A Haunted House by Virginia Woolf, 1921
The magic trick:
Subverting the typical expectations, stakes and implications of the romantic comedy
I probably respect this story more than I enjoyed it. No doubt it feels very modern and far ahead of its time.
Ostensibly, it’s a ghost story. But we only know about the ghosts because our narrator tells us about them. Unlike Henry James’s The Turn Of The Screw, however, we’re not especially interested in assessing the narrator’s mental health. The story is more concerned with the ideas inherent to the narrator’s sensitivity to ghostly activity.
And that’s quite a trick on Woolf’s part.
The wind roars up the avenue. Trees stoop and bend this way and that. Moonbeams splash and spill wildly in the rain. But the beam of the lamp falls straight from the window. The candle burns stiff and still. Wandering through the house, opening the windows, whispering not to wake us, the ghostly couple seek their joy.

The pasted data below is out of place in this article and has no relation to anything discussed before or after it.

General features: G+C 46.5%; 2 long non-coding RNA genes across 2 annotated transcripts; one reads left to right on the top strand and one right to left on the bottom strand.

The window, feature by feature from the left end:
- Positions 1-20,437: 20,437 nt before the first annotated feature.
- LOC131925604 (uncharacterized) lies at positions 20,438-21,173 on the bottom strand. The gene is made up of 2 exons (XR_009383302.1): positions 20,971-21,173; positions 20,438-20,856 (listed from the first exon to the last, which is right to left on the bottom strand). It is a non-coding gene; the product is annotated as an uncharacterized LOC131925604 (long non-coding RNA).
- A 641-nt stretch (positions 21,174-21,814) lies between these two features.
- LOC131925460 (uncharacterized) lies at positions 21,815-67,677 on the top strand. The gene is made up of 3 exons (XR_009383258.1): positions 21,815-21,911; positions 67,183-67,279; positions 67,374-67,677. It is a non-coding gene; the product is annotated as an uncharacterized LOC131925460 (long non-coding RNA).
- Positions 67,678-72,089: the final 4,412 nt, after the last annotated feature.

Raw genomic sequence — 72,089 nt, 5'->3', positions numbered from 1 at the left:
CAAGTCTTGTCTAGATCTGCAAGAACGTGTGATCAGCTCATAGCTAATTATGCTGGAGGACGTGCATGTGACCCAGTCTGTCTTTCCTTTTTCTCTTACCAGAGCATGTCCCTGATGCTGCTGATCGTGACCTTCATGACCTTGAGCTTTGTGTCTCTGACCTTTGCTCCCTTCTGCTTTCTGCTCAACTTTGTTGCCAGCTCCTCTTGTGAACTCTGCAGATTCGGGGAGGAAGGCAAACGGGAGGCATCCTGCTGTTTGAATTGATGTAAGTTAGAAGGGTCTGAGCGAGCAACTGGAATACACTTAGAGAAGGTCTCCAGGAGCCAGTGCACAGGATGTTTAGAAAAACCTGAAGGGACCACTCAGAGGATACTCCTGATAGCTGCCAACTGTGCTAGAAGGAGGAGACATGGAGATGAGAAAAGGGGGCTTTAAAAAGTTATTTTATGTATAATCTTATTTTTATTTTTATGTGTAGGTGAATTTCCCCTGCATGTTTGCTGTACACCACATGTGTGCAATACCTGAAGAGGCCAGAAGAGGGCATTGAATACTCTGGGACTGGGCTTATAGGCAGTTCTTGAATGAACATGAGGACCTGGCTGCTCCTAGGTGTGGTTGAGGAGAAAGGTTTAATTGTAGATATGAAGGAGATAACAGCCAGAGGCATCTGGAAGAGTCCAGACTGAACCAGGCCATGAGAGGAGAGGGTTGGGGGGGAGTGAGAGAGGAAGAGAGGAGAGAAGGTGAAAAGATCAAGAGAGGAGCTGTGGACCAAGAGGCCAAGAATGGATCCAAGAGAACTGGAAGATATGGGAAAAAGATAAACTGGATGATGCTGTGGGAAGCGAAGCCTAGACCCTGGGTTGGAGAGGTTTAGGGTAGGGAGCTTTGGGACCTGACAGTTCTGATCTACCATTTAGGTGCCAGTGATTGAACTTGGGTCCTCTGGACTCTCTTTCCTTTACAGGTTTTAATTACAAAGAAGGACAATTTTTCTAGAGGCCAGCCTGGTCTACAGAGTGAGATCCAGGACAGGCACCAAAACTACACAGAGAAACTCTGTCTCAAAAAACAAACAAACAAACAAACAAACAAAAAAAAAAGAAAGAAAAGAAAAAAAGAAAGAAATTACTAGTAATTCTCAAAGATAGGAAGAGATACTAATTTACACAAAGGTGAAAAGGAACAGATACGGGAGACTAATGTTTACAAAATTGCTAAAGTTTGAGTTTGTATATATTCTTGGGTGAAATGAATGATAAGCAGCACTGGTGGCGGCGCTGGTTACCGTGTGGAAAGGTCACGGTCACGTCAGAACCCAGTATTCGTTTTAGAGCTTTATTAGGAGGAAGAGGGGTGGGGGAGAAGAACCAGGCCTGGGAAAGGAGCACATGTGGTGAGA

“Here we slept,” she says. And he adds, “Kisses without number.” “Waking in the morning—” “Silver between the trees—” “Upstairs—” “In the garden—” “When summer came—” “In winter snowtime—” The doors go shutting far in the distance, gently knocking like the pulse of a heart.
Nearer they come; cease at the doorway. The wind falls, the rain slides silver down the glass. Our eyes darken; we hear no steps beside us; we see no lady spread her ghostly cloak. His hands shield the lantern. “Look,” he breathes. “Sound asleep. Love upon their lips.”
Stooping, holding their silver lamp above us, long they look and deeply. Long they pause. The wind drives straightly; the flame stoops slightly. Wild beams of moonlight cross both floor and wall, and, meeting, stain the faces bent; the faces pondering; the faces that search the sleepers and seek their hidden joy.
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